[TODAY]The president needs a bell-ringerKing Milinda of Sagala, a wealthy commercial city in ancient India, was the descendant of one of Alexander the Great’s generals who died during a battle in Babylonia. King Milinda prided himself in being the greatest intellectual of the time and enjoyed debating, so he would meet renowned Hindu priests to ask philosophical questions. But usually disappointed with their answers, the king lamented, “India is empty! India is empty like a husk of grain!”
Then King Milinda heard about Nagasena, a monk skilled in argument, fluent in speech and eloquent in explaining right and wrong. So he visited the monk.
“Debate with me,” Milinda said.
“If you are here to debate as a wise man, I will. If you are here to debate as a prince, I will not,” Nagasena replied.
“How does a wise man debate?”
“A debate with a wise man consists of explanations and criticisms and the wise man does not get angry because of them.”
“And how does a prince debate?”
“A prince insists on only one thing when he debates and punishes those who don’t agree with him.”
Milinda invited Nagasena to his palace and held a debate with him as equals. Moved by the monk’s explanations of Buddha’s teachings, he gave up his throne to become a monk and in time gained the status of an arhat, or saint. The record of that debate, entitled Milindapanha, or Questions of King Milinda, played an important role in the development of ancient Buddhism.
President Roh Moo-hyun, who was known as a master debater, often got excited during his debate with rank-and-file prosecutors last Sunday. There were several close-ups during the televised debate that made the people hold their breath.
President Roh said that he felt offended when one prosecutor asked him not to “oppress them with debate.” Mr. Roh replied, “I am not someone who tries to oppress people with clever words.”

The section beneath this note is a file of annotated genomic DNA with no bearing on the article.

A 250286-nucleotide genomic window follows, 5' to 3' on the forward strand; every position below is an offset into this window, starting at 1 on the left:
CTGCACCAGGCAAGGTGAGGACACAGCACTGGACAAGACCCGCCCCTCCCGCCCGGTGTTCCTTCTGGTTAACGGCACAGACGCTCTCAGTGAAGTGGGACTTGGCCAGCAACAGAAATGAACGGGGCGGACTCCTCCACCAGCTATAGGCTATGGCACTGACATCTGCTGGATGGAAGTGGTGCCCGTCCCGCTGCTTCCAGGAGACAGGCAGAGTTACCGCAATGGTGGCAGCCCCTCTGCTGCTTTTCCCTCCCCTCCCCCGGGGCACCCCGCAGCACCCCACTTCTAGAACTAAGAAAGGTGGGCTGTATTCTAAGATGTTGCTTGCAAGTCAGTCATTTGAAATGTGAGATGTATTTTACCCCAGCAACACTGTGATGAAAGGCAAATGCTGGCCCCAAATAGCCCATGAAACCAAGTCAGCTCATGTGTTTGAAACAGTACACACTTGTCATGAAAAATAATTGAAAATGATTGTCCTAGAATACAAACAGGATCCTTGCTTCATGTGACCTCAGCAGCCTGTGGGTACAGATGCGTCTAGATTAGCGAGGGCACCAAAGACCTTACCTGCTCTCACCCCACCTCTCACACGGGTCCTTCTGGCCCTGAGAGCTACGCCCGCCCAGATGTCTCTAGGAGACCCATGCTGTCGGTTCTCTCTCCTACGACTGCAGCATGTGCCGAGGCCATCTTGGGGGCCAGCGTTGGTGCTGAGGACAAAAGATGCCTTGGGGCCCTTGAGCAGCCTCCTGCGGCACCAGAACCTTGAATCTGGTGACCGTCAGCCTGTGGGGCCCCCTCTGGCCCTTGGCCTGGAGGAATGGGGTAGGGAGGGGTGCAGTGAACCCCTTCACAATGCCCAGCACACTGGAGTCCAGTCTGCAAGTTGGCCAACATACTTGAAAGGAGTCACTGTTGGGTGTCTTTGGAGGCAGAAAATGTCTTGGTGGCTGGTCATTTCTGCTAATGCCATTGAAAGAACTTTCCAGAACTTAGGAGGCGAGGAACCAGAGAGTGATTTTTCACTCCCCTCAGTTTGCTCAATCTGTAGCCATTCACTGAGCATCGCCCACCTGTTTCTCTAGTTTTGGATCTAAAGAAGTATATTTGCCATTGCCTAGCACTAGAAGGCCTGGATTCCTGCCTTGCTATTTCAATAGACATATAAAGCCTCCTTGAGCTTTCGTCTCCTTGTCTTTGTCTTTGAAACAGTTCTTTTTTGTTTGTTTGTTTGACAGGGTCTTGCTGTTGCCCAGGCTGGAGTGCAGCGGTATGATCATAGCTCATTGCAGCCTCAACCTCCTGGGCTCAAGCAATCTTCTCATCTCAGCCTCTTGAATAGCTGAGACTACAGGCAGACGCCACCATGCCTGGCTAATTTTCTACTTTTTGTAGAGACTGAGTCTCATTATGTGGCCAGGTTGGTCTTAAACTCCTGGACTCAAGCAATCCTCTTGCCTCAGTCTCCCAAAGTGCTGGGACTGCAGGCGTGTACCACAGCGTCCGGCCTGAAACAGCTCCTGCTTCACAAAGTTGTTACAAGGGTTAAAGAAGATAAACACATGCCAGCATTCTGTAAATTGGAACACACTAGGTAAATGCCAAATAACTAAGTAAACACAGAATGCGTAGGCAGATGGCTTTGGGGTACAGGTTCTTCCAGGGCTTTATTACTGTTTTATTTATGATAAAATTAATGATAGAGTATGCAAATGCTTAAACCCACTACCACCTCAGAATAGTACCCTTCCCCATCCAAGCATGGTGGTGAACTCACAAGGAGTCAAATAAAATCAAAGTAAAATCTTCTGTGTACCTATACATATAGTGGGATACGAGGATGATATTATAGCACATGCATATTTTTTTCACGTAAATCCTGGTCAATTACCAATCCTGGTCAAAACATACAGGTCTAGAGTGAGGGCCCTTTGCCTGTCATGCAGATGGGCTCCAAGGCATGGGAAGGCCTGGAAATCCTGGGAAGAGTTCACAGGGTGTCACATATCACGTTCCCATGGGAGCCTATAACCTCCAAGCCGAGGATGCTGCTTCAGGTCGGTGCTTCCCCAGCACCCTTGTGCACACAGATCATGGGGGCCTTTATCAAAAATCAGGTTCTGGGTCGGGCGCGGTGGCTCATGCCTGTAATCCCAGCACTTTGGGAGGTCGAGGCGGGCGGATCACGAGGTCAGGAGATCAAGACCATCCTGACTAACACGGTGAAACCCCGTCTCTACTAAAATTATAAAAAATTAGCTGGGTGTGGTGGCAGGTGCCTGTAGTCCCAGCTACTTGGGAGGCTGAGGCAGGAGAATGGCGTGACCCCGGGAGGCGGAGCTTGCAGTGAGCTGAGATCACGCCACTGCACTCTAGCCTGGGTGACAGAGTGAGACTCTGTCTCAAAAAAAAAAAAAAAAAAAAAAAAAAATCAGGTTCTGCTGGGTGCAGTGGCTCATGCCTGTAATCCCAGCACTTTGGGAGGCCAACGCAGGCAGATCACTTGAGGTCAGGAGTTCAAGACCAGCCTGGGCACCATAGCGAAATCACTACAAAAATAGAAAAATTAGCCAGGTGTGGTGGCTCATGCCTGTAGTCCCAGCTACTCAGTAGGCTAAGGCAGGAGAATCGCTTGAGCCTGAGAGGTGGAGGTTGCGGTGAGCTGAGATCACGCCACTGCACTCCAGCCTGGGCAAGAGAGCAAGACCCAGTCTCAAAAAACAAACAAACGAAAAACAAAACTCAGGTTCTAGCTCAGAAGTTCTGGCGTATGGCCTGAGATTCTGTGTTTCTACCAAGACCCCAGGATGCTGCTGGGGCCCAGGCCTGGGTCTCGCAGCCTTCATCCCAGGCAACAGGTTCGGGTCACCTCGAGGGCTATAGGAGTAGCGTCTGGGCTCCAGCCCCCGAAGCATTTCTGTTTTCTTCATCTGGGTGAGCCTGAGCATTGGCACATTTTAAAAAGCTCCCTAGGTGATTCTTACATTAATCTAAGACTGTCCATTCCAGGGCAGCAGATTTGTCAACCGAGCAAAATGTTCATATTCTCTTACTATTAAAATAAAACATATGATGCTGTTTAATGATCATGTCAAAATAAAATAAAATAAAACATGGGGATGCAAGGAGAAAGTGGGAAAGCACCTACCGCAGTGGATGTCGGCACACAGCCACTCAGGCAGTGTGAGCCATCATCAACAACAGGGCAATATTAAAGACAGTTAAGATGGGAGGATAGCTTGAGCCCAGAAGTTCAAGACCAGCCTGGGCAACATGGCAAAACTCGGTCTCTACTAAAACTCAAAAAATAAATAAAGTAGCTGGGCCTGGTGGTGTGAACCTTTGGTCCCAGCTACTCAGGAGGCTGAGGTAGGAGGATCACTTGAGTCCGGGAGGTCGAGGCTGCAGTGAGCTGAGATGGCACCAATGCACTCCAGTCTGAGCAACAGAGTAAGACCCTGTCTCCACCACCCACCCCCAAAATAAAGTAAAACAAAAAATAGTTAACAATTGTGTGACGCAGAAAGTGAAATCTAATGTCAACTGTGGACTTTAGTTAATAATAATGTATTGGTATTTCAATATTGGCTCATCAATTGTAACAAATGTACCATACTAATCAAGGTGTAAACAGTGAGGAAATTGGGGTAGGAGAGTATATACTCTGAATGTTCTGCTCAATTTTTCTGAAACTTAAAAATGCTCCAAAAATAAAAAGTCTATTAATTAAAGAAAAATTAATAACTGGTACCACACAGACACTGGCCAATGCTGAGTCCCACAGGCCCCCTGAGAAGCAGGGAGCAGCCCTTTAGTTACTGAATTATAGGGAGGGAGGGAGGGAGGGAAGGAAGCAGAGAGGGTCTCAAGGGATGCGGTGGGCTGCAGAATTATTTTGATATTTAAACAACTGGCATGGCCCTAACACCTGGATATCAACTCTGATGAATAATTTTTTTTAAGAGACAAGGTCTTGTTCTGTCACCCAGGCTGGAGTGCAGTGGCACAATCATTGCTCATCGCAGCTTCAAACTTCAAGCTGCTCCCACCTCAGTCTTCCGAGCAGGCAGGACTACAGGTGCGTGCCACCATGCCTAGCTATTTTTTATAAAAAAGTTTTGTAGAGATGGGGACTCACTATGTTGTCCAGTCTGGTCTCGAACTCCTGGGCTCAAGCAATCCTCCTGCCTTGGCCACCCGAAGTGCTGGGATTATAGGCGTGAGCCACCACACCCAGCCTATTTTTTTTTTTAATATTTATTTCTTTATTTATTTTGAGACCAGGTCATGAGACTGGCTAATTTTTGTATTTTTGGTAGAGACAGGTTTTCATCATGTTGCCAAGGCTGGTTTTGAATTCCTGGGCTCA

Several times during the debate, Mr. Roh said that he was offended. “So, I see you want to play rough,” he said at one point. He took it as sarcasm when the prosecutors used the expression, “government of public participation” and when a participant mentioned the incident involving his elder brother and job-seekers, he exclaimed, “How dare you try to drag the president down by mentioning his brother in this situation?”
There is a 2,300 year gap between this 21st century president of Korea and King Milinda of India in the second century B.C. But then or now, no real debate can be held if kings and intellectuals, presidents and prosecutors cannot agree on the ground rules applicable to both sides of a debate.
The president promised to debate the rank-and-file at the prosecution again if necessary. Given Mr. Roh’s love of debating, that was not unexpected, but any future debates would probably also be heated and emotionally-charged. Mr. Roh has a blunt personality that interprets what others say in his own manner and counterattacks by simplifying their words. What would happen should judges, laborers, college students or housewives ask to debate the president? Would Mr. Roh take them all on?
President Roh seems to have something in common with Gaius Gracchus, the flamboyant and plain-speaking reformist politician in the ancient Roman republic. Elected tribune of the plebeians, he devoted his life to agrarian reform and social welfare plans for the poor. An impulsive and passionate speaker, he would often get carried away when giving speeches. It is recorded that Gaius Gracchus would have his intelligent Greek slave Likinius stand behind him during speeches to ring a bell if he got carried away. Hearing the bell, Gaius would regain his composure.
The Latin word for speech, oratio, is from the same word family as the word for reason, ratio. Impelled by the aggressive comments of certain prosecutors, the president answered with oratio but without ratio. If he intends to hold more debates in the future, he should get the rules straight and upgrade his speech a bit as befits a president. Perhaps he could take a tip from Gaius Gracchus and have someone stand behind him to ring a bell.
* The writer is a senior columnist of the JoongAng Ilbo.
by Kim Young-hie